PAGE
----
Randy Alcorn

Any Bible-believing Christian should agree that some people are saved and others aren’t. No matter how you understand the “elect” (whether God elects them, as I believe, or that they somehow “elect” themselves) it is a biblical term, used of people about ten times in the New Testament, and of angels at least once. All “common grace” does is point out that God loves the whole world, and exercises patience and kindness even to those who ultimately reject him. In my opinion, an Arminian (non-Calvinist) could agree with that also, and probably would if he didn’t know John Calvin had used the term. (I’m wide open to another term, by the way; it’s the doctrine that I wouldn’t want to part with.)

Regardless of the reasons for it, if someone doesn’t become saved he doesn’t experience saving grace, correct? But he does experience other aspects of God’s grace, what is here called “common grace.” To me this just shows the depth and breadth of Christ’s love. Common grace is demonstrated in Christ’s words, “Love your enemies and pray for those who persecute you, so that you may be sons of your Father who is in heaven; for he makes his sun rise on the evil and on the good, and sends rain on the just and on the unjust” (Matthew 5:44-45). If not for this, we would have “all grace to believers, no grace to unbelievers,” and this would be impossible, since if no grace was shown to someone in rebellion against Christ, he couldn’t draw his next breath, let alone commit his next sin.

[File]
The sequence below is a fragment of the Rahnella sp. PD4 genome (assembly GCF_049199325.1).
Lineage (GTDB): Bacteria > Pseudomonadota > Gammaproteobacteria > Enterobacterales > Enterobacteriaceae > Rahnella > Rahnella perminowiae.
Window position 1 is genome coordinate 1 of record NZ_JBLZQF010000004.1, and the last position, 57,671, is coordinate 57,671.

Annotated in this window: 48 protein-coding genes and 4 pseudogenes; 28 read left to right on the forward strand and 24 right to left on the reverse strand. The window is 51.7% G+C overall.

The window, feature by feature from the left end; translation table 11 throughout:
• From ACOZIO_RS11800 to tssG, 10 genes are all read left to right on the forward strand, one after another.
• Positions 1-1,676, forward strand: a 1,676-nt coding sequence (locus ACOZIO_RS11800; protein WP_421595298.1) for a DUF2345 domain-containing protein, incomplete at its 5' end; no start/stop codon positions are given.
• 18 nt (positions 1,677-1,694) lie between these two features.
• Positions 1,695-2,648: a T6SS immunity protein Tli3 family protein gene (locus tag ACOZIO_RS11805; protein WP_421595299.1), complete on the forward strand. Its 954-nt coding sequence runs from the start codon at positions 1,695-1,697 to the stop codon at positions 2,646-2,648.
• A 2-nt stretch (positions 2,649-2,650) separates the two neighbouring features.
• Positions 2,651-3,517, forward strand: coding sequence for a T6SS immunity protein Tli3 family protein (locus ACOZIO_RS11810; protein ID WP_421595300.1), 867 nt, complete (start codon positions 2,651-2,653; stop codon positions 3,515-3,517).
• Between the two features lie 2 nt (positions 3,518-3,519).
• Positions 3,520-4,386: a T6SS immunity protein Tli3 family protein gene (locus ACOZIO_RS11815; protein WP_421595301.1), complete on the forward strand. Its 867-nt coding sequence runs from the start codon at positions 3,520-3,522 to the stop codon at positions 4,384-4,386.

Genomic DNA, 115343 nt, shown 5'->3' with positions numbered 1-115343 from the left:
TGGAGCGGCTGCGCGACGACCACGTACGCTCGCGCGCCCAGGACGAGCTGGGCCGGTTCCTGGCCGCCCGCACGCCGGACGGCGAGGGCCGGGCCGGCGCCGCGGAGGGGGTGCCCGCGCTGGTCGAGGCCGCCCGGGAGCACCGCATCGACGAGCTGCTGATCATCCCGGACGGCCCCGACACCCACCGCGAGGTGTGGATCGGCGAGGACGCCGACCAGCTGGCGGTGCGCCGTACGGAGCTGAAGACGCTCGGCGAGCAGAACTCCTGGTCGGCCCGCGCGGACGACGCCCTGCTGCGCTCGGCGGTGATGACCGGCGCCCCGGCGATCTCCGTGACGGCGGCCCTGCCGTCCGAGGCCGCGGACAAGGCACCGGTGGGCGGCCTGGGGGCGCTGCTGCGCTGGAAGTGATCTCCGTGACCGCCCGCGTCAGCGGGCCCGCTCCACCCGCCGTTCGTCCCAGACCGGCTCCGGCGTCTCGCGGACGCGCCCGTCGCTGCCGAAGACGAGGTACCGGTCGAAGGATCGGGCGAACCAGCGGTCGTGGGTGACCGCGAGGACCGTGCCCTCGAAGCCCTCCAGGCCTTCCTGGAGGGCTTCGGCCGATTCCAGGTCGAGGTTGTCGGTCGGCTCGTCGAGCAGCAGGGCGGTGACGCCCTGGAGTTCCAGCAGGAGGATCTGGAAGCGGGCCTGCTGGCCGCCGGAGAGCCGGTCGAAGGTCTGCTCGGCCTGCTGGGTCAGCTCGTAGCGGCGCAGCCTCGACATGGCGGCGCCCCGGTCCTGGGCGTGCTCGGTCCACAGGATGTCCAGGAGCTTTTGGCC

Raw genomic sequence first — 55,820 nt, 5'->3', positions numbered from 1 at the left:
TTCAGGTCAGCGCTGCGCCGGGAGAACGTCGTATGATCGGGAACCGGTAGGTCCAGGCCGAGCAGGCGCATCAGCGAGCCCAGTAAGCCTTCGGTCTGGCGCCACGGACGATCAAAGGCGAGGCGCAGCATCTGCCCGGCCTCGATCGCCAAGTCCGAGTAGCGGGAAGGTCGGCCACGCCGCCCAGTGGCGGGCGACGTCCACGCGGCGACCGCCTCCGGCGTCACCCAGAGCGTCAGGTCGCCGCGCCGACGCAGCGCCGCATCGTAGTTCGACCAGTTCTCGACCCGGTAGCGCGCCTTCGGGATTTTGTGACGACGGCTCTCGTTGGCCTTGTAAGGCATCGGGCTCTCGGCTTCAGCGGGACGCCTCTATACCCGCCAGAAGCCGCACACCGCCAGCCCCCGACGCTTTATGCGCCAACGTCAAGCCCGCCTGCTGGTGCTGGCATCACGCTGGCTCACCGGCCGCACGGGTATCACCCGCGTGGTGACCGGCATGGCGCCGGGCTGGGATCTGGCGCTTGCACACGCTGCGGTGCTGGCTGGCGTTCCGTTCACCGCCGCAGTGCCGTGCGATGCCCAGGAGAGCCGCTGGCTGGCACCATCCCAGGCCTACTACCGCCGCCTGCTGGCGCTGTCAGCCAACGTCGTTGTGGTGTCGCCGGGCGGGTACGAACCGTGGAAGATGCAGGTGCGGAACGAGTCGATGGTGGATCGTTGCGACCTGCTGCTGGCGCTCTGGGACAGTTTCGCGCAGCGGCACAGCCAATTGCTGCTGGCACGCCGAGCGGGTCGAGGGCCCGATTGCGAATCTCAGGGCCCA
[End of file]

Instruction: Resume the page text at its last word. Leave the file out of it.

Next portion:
Common grace emphasizes the goodness of God. It exactly reverses the standard logic, e.g. Rabbi Kushner who asked “Why Do Bad Things Happen to Good People?” and concluded in his bestselling book that God is either not all-good or not all-powerful. He bailed God out (so he thought), rescuing Him from not being good by concluding God is not all-powerful. This has become the predominant logic. Understanding neither God’s holiness nor the reality and extent of our sin, we fail to realize that the question of why bad things happen to good people is exactly backwards. It’s the wrong question. The real question, which angels likely ask (having seen their angelic brethren permanently evicted from Heaven for their rebellion) is “Why Do Good Things Happen to Bad People?” If we understood how God is and how we are, that is exactly the question we would ask.

This is the wonder and awesomeness of the doctrine of common grace. God graciously and kindly brings good to people who deserve the fires of Hell not simply eventually, but right now. (This goes back to the doctrine of human depravity.)

Taken from "What does “common grace” mean, and is it something I should believe?" by Randy Alcorn, Eternal Perspective Ministries, 39085 Pioneer Blvd., Suite 206, Sandy, OR 97055, 503-668-5200, www.epm.org